Quality Mailbag


Dear Editor,
I would like to offer my most sincere thanks for daring to print the article, "China's Workers are Critical" (Quality Magazine, October 2005, p. 6). For many years I have been studying these same issues and my attitude toward corporate America has changed dramatically as a result.


Dear Editor,
I would like to offer my most sincere thanks for daring to print the article, "China's Workers are Critical" (Quality Magazine, October 2005, p. 6). For many years I have been studying these same issues and my attitude toward corporate America has changed dramatically as a result.

The simple fact that laogai can continue to exist to such an extent, and the subject never receives a single mention from any American news outlet, speaks volumes of the influence that corporations have with regard to average American views toward China.

Obviously, laogai "work for reform" camps are but one of many unimaginable truths about China that corporations and the U.S. government do not wish American citizens to know about, for fear that there may be enough people left in this country who might make a difference in the bottom line through potential boycotts.

I have lost any faith I ever had in corporate America and the leaders of our government for turning a blind eye to the critical issues you mentioned, all in the name of profit.

If not for the threat of retaliation from corporate sponsors, I believe the American public would be very well informed about these issues.

Once again, I thank you for the rare article. It was brief, but truthful.

Bob Masters
CMM Programmer
Columbus Components Group LLC
Columbus, IN


Dear Editor,
Your condemnation of China's one-child policy ("China's Workers are Critical" Quality Magazine, October 2005, p. 6). is very alarming, considering China is one of very few countries actually trying to do something about their overpopulation issue. Thank you, China, for recognizing there is a world population problem and you are a major contributor.

If you have a religious or political belief related to birth control, please leave it at home where it belongs-it has no place in business.

Even more alarming, you completely failed to mention the intellectual property issues concerning manufactures looking to China for inexpensive parts and labor. By no means am I condoning sweatshops and environmental abuses.

I am concerned with your one-way attitude of U.S. manufacturers taking advantage of poor China. That's not true and we all know it. China also has an obligation, that is if they want our business, to protect our patents and intellectual property.

I am not manufacturing in China at this time. However, I will if the intellectual property issues are resolved soon. Many of my suppliers have parts made in China, as well as Indonesia, Malaysia and India. Each country has its own issues and problems.
Please, when writing and publishing articles, give the complete picture and not a distorted, one-sided view.

Gary O. Robinson
Myron L Co.
Carlsbad, CA

Editor's note: The editorial column has, in multiple instances, reflected the problem of intellectual property problems in China. In the September 2005 editorial it is discussed, as well a mention in June 2005, as well as several columns throughout 2004. The companies cited in these articles, including New Balance, Yamaha and others, have fought costly battles to protect intellect property rights in China.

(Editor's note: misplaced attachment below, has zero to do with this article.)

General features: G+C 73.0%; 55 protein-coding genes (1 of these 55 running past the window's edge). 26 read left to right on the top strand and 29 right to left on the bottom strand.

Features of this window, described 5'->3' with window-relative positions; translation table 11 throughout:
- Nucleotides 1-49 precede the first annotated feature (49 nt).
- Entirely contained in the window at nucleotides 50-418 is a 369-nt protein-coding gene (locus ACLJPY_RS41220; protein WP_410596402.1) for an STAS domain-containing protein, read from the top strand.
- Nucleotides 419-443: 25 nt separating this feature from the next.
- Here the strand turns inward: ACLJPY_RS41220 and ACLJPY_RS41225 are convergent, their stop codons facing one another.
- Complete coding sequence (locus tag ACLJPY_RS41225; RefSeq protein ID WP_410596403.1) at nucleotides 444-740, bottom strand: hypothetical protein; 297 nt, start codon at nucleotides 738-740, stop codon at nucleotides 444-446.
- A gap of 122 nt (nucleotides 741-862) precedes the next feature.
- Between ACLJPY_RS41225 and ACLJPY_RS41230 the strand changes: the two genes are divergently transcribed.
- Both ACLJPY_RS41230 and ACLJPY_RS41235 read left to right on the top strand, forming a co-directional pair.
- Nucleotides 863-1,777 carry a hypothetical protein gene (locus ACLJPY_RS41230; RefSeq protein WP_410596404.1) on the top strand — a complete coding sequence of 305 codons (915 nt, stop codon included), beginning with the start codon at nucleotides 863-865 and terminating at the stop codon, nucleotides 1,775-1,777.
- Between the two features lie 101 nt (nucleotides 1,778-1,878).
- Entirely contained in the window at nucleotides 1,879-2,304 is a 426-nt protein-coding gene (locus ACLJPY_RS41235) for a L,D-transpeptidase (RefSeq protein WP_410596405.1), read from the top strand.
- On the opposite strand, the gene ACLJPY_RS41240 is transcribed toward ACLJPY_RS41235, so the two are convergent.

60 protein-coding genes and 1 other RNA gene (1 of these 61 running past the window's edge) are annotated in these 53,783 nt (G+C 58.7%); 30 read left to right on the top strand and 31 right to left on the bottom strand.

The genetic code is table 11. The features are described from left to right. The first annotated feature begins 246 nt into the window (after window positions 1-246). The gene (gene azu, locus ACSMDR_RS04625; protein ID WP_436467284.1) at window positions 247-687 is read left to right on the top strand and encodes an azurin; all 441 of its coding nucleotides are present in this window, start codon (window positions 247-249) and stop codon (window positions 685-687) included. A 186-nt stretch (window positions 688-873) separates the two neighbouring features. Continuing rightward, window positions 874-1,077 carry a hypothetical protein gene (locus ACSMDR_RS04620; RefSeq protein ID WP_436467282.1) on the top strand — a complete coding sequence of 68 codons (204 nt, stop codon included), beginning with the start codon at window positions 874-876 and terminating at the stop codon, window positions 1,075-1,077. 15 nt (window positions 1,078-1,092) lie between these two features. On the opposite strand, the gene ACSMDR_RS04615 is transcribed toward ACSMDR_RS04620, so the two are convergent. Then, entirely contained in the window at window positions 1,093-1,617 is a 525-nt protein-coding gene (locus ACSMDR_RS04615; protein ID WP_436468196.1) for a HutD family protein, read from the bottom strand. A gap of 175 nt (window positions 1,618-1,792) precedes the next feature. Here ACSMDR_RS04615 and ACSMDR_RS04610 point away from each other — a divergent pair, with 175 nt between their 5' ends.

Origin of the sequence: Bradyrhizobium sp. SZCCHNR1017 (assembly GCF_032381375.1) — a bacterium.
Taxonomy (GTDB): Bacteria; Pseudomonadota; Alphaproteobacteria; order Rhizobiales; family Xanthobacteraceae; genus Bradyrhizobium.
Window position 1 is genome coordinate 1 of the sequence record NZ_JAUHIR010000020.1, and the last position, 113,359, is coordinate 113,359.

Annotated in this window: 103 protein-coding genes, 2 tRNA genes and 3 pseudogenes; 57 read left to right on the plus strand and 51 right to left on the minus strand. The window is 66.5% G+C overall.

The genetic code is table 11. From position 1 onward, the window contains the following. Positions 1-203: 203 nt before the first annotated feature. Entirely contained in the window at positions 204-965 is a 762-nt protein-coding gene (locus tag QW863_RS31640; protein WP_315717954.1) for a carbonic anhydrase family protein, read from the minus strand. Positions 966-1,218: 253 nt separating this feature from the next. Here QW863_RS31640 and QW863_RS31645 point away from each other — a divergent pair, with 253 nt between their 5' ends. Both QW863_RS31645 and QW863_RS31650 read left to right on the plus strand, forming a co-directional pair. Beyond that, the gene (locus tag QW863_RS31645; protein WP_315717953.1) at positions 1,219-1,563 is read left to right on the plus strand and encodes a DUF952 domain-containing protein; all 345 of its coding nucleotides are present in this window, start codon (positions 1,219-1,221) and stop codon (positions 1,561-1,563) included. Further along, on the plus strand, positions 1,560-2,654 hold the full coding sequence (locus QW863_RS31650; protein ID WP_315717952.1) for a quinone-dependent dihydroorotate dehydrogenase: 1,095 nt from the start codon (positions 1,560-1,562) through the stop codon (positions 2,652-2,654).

By no means do I suggest that U.S. manufacturers are "taking advantage of poor China." I think the history and my columns have shown the exact opposite-China taking advantage of U.S. manufacturers.

As for interjecting "religious or political beliefs" into the business world, they certainly do belong in business, especially when they point to violations of universally held moral and ethical truths, based on, at least, the natural law. The point of the editorial column is that there are conditions in China that are reprehensible, some of which Mr. Robinson agrees are innately wrong.

U.S. manufacturers who profit from business in China have a responsibility to its people, based on natural law and "the unalienable rights" we see as "self-evident." Besides, as even the Chinese in 500 B.C. recognized, it makes good business sense to respect workers' cultural, economic and moral values.

The myth of "overpopulation" is just that-a myth propagated by fringe groups. A look at the population of industrialized nations actually reveals a global depopulation trend, even when using data collected by the United Nations, an organization whose United Nations Population Fund stridently argues for "population control."

The United Nations' Population Division 1997 report, "World Population Prospects: The 1996 Revision," states the growth rate of world population peaked at 2.04% per year during 1965-70 and has subsequently fallen to 1.48% per year during 1990-95; the absolute population increase peaked at approximately 87 million per year during 1985-90, and has since been declining at a rate of about 1 million people per year; a fertility rate of 2.1 is required to maintain population stability and the world fertility rate is projected by the UN to fall below this replacement level by at least the year 2013; each year about 1 million fewer babies are born in the world and births in developing countries have recently declined by about 400,000 births each year. Far from worrying about avoiding an overpopulation problem, China, and other countries, including the United States and Europe, need to worry about an "underpopulation" problem.

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